System Calibration and Image Reconstruction for a New Small-Animal SPECT System

Persistent Link:
http://hdl.handle.net/10150/195464
Title:
System Calibration and Image Reconstruction for a New Small-Animal SPECT System
Author:
Chen, Yi-Chun
Issue Date:
2006
Publisher:
The University of Arizona.
Rights:
Copyright © is held by the author. Digital access to this material is made possible by the University Libraries, University of Arizona. Further transmission, reproduction or presentation (such as public display or performance) of protected items is prohibited except with permission of the author.
Abstract:
A novel small-animal SPECT imager, FastSPECT II, was recently developed at the Center for Gamma-Ray Imaging. FastSPECT II consists of two rings of eight modular scintillation cameras and list-mode data-acquisition electronics that enable stationary and dynamic imaging studies. The instrument is equipped with exchangeable aperture assemblies and adjustable camera positions for selections of magnifications, pinhole sizes, and fields of view (FOVs). The purpose of SPECT imaging is to recover the radiotracer distribution in the object from the measured image data. Accurate knowledge of the imaging system matrix (referred to as H) is essential for image reconstruction. To assure that all of the system physics is contained in the matrix, experimental calibration methods for the individual cameras and the whole imaging system were developed and carefully performed. The average spatial resolution over the FOV of FastSPECT II in its lowmagnification (2.4X) configuration is around 2.4 mm, computed from the Fourier crosstalk matrix. The system sensitivity measured with a ⁹⁹ᵐTc point source at the center of the FOV is about 267 cps/MBq. The system detectability was evaluated by computing the ideal-observer performance on SKE/BKE (signal-known-exactly/background-known-exactly) detection tasks. To reduce the system-calibration time and achieve finer reconstruction grids, two schemes for interpolating H were implemented and compared: these are centroid interpolation with Gaussian fitting and Fourier interpolation. Reconstructed phantom and mouse-cardiac images demonstrated the effectiveness of the H-matrix interpolation.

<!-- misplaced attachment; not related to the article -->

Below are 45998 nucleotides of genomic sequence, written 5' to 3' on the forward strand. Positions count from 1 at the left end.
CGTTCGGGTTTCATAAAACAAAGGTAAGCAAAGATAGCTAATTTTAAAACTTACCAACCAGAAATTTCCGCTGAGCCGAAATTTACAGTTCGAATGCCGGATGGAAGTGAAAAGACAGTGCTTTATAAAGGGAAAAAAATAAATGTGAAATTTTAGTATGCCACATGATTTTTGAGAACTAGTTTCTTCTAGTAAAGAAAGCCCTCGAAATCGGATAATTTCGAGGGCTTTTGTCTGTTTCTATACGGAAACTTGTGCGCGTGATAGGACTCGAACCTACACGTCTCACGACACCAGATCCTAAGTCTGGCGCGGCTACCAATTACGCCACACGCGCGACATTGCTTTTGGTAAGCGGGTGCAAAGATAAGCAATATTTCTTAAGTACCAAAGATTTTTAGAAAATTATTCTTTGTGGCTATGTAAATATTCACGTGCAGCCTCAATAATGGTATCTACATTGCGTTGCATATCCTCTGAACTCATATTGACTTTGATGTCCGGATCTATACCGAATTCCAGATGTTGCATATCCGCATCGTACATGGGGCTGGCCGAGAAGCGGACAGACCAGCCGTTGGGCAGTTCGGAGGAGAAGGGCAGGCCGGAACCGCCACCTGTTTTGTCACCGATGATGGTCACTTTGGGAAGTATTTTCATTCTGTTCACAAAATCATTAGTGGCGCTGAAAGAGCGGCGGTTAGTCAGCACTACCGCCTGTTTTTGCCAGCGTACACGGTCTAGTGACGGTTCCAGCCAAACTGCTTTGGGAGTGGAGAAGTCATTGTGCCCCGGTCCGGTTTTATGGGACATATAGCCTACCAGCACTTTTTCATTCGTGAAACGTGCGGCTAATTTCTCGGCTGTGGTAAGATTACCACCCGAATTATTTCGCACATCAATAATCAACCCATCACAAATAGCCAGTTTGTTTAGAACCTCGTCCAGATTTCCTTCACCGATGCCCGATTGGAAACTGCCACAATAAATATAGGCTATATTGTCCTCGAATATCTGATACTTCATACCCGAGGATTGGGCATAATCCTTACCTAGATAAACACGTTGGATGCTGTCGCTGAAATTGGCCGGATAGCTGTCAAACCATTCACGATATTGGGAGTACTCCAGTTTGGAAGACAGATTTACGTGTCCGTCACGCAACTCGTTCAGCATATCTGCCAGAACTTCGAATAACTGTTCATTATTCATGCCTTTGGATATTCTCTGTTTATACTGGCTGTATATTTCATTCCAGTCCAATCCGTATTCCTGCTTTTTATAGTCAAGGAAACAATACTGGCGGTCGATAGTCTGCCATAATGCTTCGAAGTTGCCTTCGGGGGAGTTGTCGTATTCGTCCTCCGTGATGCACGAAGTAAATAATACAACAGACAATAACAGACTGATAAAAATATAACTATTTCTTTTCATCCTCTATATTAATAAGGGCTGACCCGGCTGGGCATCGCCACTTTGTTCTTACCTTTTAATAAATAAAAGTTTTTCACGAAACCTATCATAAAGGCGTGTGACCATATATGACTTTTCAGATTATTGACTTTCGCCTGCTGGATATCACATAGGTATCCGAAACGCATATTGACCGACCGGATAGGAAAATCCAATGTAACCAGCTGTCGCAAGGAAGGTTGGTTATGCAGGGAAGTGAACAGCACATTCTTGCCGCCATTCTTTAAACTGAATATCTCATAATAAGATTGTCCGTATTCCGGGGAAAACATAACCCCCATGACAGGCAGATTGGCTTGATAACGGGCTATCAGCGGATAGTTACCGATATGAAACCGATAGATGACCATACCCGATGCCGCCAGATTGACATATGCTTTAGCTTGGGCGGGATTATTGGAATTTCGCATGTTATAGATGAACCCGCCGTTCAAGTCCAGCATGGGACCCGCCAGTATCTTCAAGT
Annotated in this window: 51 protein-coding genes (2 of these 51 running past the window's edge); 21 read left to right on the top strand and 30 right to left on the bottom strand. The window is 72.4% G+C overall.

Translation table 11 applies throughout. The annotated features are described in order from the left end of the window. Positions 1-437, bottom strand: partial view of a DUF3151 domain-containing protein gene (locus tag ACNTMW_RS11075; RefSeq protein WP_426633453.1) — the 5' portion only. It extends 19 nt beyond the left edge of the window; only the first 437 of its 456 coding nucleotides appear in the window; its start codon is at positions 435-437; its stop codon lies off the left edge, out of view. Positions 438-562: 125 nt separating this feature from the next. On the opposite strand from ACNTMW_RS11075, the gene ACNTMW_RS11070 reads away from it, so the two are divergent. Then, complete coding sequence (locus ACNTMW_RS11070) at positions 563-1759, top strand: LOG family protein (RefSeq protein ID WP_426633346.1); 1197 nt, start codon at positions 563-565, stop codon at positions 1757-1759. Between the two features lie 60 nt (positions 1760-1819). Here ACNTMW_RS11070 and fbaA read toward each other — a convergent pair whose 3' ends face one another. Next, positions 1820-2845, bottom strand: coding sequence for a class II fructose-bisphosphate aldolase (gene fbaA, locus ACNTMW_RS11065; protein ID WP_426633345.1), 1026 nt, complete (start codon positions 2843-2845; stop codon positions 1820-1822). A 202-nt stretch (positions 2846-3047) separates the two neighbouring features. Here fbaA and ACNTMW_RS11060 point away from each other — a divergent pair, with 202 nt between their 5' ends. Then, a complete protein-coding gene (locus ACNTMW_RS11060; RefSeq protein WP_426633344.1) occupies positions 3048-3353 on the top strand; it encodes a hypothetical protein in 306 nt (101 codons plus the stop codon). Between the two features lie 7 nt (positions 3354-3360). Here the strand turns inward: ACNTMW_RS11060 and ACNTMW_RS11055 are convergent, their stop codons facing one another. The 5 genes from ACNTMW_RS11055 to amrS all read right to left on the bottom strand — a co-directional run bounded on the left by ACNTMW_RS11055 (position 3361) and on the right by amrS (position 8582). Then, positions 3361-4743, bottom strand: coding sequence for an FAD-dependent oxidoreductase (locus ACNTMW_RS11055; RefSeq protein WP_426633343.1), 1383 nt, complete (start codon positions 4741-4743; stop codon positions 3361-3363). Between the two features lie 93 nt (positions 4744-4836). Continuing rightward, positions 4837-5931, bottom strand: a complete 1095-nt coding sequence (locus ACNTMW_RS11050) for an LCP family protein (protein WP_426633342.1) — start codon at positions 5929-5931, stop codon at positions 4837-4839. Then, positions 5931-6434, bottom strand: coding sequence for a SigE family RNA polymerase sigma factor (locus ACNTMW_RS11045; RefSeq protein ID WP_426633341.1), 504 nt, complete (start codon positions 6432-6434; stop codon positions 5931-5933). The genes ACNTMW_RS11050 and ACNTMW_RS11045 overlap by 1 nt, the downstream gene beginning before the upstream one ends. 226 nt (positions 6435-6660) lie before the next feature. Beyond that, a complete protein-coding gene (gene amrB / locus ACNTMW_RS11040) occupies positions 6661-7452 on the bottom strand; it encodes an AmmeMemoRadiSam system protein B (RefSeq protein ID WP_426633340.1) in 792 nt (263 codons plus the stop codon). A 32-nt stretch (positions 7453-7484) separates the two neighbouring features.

Type:
text; Electronic Dissertation
Degree Name:
PhD
Degree Level:
doctoral
Degree Program:
Optical Sciences; Graduate College
Degree Grantor:
University of Arizona
Advisor:
Barrett, Harrison H
Committee Chair:
Barrett, Harrison H

Full metadata record

DC FieldValue Language
dc.language.isoENen_US
dc.titleSystem Calibration and Image Reconstruction for a New Small-Animal SPECT Systemen_US
dc.creatorChen, Yi-Chunen_US
dc.contributor.authorChen, Yi-Chunen_US
dc.date.issued2006en_US
dc.publisherThe University of Arizona.en_US
dc.rightsCopyright © is held by the author. Digital access to this material is made possible by the University Libraries, University of Arizona. Further transmission, reproduction or presentation (such as public display or performance) of protected items is prohibited except with permission of the author.en_US
dc.description.abstractA novel small-animal SPECT imager, FastSPECT II, was recently developed at the Center for Gamma-Ray Imaging. FastSPECT II consists of two rings of eight modular scintillation cameras and list-mode data-acquisition electronics that enable stationary and dynamic imaging studies. The instrument is equipped with exchangeable aperture assemblies and adjustable camera positions for selections of magnifications, pinhole sizes, and fields of view (FOVs). The purpose of SPECT imaging is to recover the radiotracer distribution in the object from the measured image data. Accurate knowledge of the imaging system matrix (referred to as H) is essential for image reconstruction. To assure that all of the system physics is contained in the matrix, experimental calibration methods for the individual cameras and the whole imaging system were developed and carefully performed. The average spatial resolution over the FOV of FastSPECT II in its lowmagnification (2.4X) configuration is around 2.4 mm, computed from the Fourier crosstalk matrix. The system sensitivity measured with a ⁹⁹ᵐTc point source at the center of the FOV is about 267 cps/MBq. The system detectability was evaluated by computing the ideal-observer performance on SKE/BKE (signal-known-exactly/background-known-exactly) detection tasks. To reduce the system-calibration time and achieve finer reconstruction grids, two schemes for interpolating H were implemented and compared: these are centroid interpolation with Gaussian fitting and Fourier interpolation. Reconstructed phantom and mouse-cardiac images demonstrated the effectiveness of the H-matrix interpolation.en_US
dc.typetexten_US
dc.typeElectronic Dissertationen_US
thesis.degree.namePhDen_US
thesis.degree.leveldoctoralen_US
thesis.degree.disciplineOptical Sciencesen_US
thesis.degree.disciplineGraduate Collegeen_US
thesis.degree.grantorUniversity of Arizonaen_US
dc.contributor.advisorBarrett, Harrison Hen_US
dc.contributor.chairBarrett, Harrison Hen_US
dc.contributor.committeememberFurenlid, Lars R.en_US
dc.contributor.committeememberKupinski, Matthew A.en_US
dc.identifier.proquest1921en_US
dc.identifier.oclc659746487en_US
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